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U.S. Aide Raps Soviets for 'Star Wars' Focus

April 02, 1985|Associated Press

ST. LOUIS — The Geneva arms control talks aren't going anywhere as long as Moscow continues to focus on the U.S. "Star Wars" project, Edward L. Rowny, special adviser to the President on arms control matters, said today.

Rowny said Moscow is avoiding discussing curbs on offensive nuclear arms, which he said is the main object of the talks that opened March 12. Rowny's remarks were the most explicit statement by a senior Administration official yet that the talks have so far been disappointing.

"If there is to be progress toward reducing nuclear arms, Moscow's attitudes must change," Rowny said in a speech to the St. Louis Committee on Foreign Relations.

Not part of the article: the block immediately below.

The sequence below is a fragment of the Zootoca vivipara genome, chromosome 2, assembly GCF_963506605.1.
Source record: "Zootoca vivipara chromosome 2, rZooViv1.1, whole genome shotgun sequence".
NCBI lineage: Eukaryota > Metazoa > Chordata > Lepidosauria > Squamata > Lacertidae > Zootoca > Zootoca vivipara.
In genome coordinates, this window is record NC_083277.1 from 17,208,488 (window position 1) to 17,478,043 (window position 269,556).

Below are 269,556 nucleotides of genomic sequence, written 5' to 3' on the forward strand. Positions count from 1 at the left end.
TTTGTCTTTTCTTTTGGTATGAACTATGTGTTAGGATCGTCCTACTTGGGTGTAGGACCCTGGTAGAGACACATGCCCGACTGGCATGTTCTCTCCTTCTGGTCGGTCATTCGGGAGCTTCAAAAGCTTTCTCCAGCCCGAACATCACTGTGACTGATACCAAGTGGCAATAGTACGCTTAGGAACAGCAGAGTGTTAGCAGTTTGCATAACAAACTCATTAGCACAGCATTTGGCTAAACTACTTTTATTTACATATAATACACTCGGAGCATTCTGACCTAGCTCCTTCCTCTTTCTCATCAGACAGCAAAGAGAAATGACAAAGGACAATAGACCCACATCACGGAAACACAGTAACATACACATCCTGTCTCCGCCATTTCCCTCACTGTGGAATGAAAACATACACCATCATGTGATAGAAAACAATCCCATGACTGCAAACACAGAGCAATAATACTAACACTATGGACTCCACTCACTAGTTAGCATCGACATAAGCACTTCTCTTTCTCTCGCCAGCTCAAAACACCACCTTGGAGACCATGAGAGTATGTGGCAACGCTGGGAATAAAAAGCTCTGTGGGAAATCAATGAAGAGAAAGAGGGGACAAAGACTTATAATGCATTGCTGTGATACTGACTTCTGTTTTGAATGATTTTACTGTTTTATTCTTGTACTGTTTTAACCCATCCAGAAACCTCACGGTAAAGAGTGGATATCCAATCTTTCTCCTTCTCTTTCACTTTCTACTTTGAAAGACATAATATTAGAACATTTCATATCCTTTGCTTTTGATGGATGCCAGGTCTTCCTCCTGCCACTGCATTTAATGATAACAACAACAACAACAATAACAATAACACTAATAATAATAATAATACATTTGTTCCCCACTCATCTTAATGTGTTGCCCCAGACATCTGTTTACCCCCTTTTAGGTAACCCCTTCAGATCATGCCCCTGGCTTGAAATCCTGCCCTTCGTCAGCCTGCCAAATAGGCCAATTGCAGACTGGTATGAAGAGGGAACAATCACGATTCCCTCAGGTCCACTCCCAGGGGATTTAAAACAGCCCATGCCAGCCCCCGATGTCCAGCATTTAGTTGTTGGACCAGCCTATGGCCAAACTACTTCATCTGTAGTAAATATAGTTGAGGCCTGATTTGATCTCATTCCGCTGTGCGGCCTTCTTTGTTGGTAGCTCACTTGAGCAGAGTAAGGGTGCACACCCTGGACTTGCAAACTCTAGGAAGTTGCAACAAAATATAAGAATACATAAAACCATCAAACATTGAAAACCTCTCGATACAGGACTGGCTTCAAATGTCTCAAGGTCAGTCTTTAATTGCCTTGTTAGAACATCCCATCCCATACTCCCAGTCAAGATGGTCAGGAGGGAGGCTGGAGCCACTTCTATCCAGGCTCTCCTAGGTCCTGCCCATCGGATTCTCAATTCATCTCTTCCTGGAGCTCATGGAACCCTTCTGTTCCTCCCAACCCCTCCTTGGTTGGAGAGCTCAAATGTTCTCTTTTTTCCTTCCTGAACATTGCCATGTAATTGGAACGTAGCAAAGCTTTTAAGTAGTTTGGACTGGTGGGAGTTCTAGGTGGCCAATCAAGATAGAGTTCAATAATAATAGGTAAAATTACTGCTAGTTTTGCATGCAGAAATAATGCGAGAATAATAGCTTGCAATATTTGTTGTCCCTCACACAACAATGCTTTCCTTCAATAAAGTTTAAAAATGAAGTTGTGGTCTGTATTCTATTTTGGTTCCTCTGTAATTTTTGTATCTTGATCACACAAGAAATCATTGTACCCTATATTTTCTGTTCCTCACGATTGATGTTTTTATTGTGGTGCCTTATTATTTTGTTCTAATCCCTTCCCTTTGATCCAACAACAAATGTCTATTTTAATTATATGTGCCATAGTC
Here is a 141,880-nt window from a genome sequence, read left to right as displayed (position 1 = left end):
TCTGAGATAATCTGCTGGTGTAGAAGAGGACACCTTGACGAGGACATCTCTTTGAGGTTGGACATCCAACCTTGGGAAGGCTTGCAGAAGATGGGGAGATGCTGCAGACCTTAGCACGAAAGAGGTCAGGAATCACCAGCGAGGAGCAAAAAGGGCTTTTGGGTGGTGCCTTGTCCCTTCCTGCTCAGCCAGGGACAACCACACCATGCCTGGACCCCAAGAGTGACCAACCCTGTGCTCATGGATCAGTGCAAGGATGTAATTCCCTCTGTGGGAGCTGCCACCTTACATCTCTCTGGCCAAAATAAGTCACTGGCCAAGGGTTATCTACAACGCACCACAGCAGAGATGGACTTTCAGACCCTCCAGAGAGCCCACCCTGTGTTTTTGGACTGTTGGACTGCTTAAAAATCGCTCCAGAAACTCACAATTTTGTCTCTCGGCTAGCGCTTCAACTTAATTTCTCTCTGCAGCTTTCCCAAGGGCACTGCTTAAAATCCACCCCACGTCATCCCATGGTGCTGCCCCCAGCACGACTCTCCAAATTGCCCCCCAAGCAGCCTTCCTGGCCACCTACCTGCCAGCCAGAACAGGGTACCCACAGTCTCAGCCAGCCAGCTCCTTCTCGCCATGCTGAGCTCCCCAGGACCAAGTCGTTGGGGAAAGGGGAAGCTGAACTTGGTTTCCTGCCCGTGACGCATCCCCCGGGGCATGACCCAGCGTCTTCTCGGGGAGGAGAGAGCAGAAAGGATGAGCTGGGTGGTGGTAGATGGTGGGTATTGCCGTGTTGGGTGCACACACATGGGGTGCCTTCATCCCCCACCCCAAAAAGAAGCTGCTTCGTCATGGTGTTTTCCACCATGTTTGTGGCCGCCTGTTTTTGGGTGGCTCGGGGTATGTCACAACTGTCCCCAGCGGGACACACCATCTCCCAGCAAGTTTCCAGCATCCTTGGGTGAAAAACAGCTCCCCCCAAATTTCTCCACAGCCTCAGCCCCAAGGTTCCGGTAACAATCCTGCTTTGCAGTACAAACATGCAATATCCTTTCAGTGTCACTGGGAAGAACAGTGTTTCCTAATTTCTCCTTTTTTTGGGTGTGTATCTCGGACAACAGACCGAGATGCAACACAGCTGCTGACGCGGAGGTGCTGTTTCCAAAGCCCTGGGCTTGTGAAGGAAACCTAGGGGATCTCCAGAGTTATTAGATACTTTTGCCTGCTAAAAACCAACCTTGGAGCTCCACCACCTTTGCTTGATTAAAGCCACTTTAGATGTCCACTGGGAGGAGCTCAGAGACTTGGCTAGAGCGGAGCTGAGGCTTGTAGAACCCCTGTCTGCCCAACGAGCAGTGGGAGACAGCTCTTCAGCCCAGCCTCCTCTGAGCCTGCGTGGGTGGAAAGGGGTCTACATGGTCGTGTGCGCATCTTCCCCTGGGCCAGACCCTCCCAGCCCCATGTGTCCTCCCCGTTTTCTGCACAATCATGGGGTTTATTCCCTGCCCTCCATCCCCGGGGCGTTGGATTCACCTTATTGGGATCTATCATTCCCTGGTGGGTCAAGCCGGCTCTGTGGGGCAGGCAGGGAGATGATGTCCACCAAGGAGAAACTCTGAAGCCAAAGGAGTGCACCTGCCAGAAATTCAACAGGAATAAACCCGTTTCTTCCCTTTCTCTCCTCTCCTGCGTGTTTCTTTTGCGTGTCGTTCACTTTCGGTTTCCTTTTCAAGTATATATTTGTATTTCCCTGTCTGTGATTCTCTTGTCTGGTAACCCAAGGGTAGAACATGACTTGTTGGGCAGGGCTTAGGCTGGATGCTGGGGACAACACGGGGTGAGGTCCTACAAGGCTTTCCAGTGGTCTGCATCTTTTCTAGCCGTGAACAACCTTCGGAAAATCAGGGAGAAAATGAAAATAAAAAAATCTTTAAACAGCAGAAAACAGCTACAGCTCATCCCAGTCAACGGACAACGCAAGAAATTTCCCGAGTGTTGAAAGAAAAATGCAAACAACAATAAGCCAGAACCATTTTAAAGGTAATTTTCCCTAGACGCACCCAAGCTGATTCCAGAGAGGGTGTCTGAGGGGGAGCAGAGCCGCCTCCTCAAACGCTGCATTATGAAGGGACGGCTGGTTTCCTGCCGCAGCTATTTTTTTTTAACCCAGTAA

Aides said the speech had been cleared by the White House.

Rowny said the Soviets will have to "bear the onus of world public opinion" if the talks fail.

He suggested that the "Star Wars" proposal is so tentative, and so far off in time, that it shouldn't be a significant factor in current talks.

"Reducing the threat of nuclear war now by an agreement on reducing today's offensive arms is far more important than discussing what might happen a decade or two hence if strategic defenses prove feasible," Rowny said.

He said Moscow also is engaging in defensive systems research, adding: "What the Soviets seem bent on doing is continuing their own research while trying to stop ours."

Rowny, who was the chief U.S. negotiator at the last round of strategic arms reduction talks that Moscow broke off in late 1983, said that the United States has made "several attractive proposals" for curbs on offensive weapons.

He also said U.S. negotiators are prepared to negotiate "more flexibly" on their proposals than they have in the past.

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